Diane is a perfectionist. She enjoys searching the internet for the hottest events from around the world and writing an article about it. The details matter to her, so she makes sure the information is easy to read and understand. She likes traveling and history, especially ancient history. Being a very sociable person she has a blast having barbeque with family and friends.
Vladimir Putin has visited Mount Athos, one of Orthodox Christianity’s holiest sites.
The Russian president joined celebrations at the monastery of St Panteleimon to mark 1,000 years of Russian monks at Mount Athos, in northern Greece.
Vladimir Putin was accompanied by the head of the Russian Orthodox Church, Patriarch Kirill.
Mount Athos is an all-male Orthodox enclave of 20 monasteries. Women have been banned for over 1,000 years.
Greece and Russia are both largely Orthodox Christian countries and have close religious ties.
Vladimir Putin traveled to the peninsula by boat, as there is no road access, and held talks with Greece’s President Prokopis Pavlopoulos.
As he was welcomed at the enclave’s administrative centre, Karyes, Vladimir Putin said he was convinced that the Russian connection to Greece as well as to the holy Mount Athos “could only get stronger”.
After attending a service in Karyes, Vladimir Putin traveled on to the monastery of St Panteleimon, unaccompanied by the media.
It was Vladimir Putin’s second visit to the monastery; he traveled there in 2005 as the first Russian leader to visit the site.
Despite his background as a KGB officer in Communist times, when the Soviet state frowned on religion, Vladimir Putin has embraced his Orthodox faith and is believed to have a good relationship with Patriarch Kirill.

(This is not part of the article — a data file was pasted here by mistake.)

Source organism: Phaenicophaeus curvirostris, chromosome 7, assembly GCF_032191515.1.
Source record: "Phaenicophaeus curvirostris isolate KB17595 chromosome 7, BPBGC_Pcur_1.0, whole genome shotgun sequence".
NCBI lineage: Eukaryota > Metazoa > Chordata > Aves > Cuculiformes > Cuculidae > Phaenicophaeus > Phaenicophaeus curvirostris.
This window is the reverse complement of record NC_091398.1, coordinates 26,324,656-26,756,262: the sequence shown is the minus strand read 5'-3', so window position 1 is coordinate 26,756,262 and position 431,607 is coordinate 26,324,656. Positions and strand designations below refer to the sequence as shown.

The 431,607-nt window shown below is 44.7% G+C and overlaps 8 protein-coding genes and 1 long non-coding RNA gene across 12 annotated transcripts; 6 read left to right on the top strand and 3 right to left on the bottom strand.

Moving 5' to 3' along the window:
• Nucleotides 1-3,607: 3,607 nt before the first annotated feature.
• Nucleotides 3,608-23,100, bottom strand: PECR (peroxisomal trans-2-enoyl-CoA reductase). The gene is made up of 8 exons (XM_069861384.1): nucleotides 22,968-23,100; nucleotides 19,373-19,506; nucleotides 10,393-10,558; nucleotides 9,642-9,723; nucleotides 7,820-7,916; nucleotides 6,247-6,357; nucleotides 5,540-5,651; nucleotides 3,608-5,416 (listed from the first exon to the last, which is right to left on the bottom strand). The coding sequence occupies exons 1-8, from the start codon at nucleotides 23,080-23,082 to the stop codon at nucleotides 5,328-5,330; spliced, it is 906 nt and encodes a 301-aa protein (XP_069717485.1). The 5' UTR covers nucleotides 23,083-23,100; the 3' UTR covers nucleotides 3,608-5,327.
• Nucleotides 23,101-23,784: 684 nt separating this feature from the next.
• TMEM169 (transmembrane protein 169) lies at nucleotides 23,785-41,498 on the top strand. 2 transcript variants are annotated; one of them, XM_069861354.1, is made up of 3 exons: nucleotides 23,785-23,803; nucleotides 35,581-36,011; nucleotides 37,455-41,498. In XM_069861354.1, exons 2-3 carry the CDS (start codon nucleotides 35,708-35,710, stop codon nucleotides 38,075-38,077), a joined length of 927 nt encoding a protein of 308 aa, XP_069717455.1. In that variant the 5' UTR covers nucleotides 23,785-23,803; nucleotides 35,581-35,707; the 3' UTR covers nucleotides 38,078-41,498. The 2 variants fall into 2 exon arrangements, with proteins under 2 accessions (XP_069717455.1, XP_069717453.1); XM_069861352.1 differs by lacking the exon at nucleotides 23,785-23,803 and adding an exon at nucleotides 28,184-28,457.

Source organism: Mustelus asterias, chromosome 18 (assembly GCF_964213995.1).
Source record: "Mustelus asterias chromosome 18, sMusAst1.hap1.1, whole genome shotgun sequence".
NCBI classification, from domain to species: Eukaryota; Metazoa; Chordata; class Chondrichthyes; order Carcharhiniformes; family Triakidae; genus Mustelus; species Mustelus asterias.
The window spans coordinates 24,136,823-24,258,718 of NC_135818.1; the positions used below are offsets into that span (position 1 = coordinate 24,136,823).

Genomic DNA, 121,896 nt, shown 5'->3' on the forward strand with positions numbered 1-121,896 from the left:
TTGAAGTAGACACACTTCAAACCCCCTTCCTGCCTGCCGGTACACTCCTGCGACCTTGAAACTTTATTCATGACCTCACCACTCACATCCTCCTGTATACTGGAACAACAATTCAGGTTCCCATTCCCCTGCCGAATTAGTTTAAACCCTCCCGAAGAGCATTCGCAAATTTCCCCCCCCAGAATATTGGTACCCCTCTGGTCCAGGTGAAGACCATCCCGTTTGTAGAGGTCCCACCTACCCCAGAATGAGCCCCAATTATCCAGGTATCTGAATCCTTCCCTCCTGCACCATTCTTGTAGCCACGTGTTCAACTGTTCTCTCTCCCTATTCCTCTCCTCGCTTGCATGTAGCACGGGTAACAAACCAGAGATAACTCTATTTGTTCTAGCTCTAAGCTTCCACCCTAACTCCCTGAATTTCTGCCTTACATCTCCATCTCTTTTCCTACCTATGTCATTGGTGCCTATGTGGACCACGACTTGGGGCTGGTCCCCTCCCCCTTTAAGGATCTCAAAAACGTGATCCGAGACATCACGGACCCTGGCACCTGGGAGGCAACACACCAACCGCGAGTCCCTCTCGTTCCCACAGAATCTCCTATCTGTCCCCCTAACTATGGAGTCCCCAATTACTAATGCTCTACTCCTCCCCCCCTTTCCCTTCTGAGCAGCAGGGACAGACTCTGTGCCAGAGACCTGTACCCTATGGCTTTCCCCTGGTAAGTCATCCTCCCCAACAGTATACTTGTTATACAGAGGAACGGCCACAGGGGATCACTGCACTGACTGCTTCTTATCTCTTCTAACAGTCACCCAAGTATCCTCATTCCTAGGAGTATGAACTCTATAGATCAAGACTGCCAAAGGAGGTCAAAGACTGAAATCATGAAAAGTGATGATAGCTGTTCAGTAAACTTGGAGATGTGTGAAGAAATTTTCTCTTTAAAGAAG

Donald Trump’s supporters have clashed with his and at a rally in San Diego, California.
Police declared a gathering outside San Diego’s convention centre unlawful and made 35 arrests, as stones and water bottles were thrown.
Donald Trump was in San Diego, near the Mexican border, to hold a rally ahead of the June 7 California primary.
The Republican has pledged to build a border wall to keep out illegal immigrants.
The skirmishes flared as the convention centre emptied following Donald Trump’s rally, and supporters and opponents met in the streets, jeering and heckling each other.
Dozens of riot police officers had been deployed to separate them.
Some protesters scaled a wall of the centre to throw water bottles at police.
After ordering the crowds to disperse, riot police then moved them away from the city’s Gaslamp Quarter.
San Diego’s population is about one-third Latino and hundreds of thousands of people cross the border with Mexico legally each day.
The San Diego Police Department said that 35 arrests had been made and there was no damage to property and no injuries reported.
Donald Trump tweeted to the police after the event: “Fantastic job on handling the thugs who tried to disrupt our very peaceful and well attended rally.”
The New York billionaire is running unopposed in California after his Republican rivals pulled out and he reached the number of delegates needed to secure the nomination. It has yet to be formalized.